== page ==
Candida infective endocarditis (CIE) is a rare but serious complication of candidemia. Incidence and risk factors associated with CIE among candidemic patients are poorly defined from small cohorts. Identification of clinical predictors associated with this entity may guide more judicious use of cardiac imaging. We conducted a retrospective analysis of all inpatients aged ≥18 years diagnosed with candidemia at our institution. CIE was diagnosed by fulfilling two of the major Duke criteria: specifically a vegetation(s) on echocardiogram and positive blood cultures for Candida spp. We used univariable and multivariable regression analyses to identify risk factors associated with CIE. Of 1,873 patients with candidemia, 47 (2.5%) were identified to have CIE. In our multivariable logistic model, existing valvular heart disease was associated with a higher risk for CIE (adjusted odds ratio [aOR], 7.66; 95% confidence interval [CI], 2.95-19.84). Predictors that demonstrated a decreased risk of CIE included infection with C. glabrata (aOR, 0.17; 95% CI, 0.04-0.69), hematologic malignancy (aOR, 0.09; 95% CI, 0.01-0.68), and receipt of total parenteral nutrition (aOR, 0.38; 95% CI, 0.16-0.91). The 90-day crude mortality for CIE was 48.9%, similar to the overall non-CIE mortality of 41.9% (P =. 338). We identified a set of clinical factors that can predict the presence of CIE among patient with candidemia. These findings may reduce the need for unnecessary expensive and invasive imaging studies in a subset of patients with a lower risk profile for endocarditis and alternative infection source.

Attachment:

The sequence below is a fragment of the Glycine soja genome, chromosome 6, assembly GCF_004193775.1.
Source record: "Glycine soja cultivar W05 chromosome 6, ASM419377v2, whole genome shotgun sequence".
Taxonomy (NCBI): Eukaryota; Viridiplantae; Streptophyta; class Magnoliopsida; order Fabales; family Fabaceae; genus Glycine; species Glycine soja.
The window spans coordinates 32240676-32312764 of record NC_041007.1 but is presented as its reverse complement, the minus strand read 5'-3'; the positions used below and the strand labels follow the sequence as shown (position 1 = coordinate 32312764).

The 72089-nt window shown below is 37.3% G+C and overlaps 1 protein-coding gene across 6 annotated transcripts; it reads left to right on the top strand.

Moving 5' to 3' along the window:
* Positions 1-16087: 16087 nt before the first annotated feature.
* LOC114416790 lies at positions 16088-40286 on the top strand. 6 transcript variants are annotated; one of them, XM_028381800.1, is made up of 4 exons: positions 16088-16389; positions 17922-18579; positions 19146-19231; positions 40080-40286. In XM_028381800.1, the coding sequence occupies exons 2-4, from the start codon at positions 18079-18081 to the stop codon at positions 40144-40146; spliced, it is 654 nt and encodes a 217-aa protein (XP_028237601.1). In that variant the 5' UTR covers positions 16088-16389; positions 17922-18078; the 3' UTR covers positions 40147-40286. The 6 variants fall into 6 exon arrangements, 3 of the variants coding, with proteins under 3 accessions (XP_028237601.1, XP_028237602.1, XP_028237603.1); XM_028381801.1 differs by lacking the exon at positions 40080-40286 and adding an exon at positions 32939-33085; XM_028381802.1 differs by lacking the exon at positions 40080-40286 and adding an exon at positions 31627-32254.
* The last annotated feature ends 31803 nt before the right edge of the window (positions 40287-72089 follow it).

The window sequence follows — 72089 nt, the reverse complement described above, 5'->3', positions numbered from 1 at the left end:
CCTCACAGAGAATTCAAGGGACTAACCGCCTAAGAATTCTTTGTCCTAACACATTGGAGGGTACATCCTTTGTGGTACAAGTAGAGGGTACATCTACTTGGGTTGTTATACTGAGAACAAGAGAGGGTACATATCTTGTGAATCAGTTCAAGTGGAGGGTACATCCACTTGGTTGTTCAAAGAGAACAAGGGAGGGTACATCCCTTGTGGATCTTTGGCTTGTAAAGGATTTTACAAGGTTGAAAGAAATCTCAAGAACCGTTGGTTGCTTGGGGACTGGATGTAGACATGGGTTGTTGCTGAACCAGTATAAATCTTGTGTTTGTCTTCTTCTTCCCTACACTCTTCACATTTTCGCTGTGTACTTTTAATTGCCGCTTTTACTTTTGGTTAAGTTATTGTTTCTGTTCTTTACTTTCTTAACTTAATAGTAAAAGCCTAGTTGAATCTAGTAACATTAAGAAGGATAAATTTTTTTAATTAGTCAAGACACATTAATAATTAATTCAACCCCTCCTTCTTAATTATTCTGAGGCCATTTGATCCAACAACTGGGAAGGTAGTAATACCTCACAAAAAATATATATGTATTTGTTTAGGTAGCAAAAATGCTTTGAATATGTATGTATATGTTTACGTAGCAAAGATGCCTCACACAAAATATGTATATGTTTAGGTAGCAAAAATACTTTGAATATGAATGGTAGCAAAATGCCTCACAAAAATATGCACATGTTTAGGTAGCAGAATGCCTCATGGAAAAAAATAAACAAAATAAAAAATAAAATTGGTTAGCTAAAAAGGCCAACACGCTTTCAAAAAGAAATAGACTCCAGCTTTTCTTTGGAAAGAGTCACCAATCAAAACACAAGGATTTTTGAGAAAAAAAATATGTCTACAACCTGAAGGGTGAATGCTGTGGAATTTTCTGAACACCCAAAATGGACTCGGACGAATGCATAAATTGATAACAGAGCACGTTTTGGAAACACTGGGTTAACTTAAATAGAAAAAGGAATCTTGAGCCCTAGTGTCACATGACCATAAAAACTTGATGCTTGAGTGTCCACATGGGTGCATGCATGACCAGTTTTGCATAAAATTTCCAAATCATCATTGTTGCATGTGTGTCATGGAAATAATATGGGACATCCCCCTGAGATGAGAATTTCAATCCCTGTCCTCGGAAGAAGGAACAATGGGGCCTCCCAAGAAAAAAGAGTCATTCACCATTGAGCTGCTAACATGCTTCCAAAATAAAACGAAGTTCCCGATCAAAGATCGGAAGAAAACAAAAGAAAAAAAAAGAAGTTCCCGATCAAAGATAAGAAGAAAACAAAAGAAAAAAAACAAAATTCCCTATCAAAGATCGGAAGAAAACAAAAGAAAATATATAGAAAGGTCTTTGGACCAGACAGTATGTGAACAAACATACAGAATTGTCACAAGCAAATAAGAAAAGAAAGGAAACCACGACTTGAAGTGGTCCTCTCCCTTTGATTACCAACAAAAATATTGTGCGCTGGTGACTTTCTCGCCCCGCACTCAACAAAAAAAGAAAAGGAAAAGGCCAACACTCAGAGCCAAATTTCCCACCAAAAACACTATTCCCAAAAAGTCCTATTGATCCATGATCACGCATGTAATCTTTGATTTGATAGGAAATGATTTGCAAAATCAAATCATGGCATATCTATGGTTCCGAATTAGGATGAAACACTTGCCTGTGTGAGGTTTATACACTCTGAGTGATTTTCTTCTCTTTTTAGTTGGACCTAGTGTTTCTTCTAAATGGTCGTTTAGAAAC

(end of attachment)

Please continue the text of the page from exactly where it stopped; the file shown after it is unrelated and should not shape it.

- Candida bloodstream infection
- Candida infective endocarditis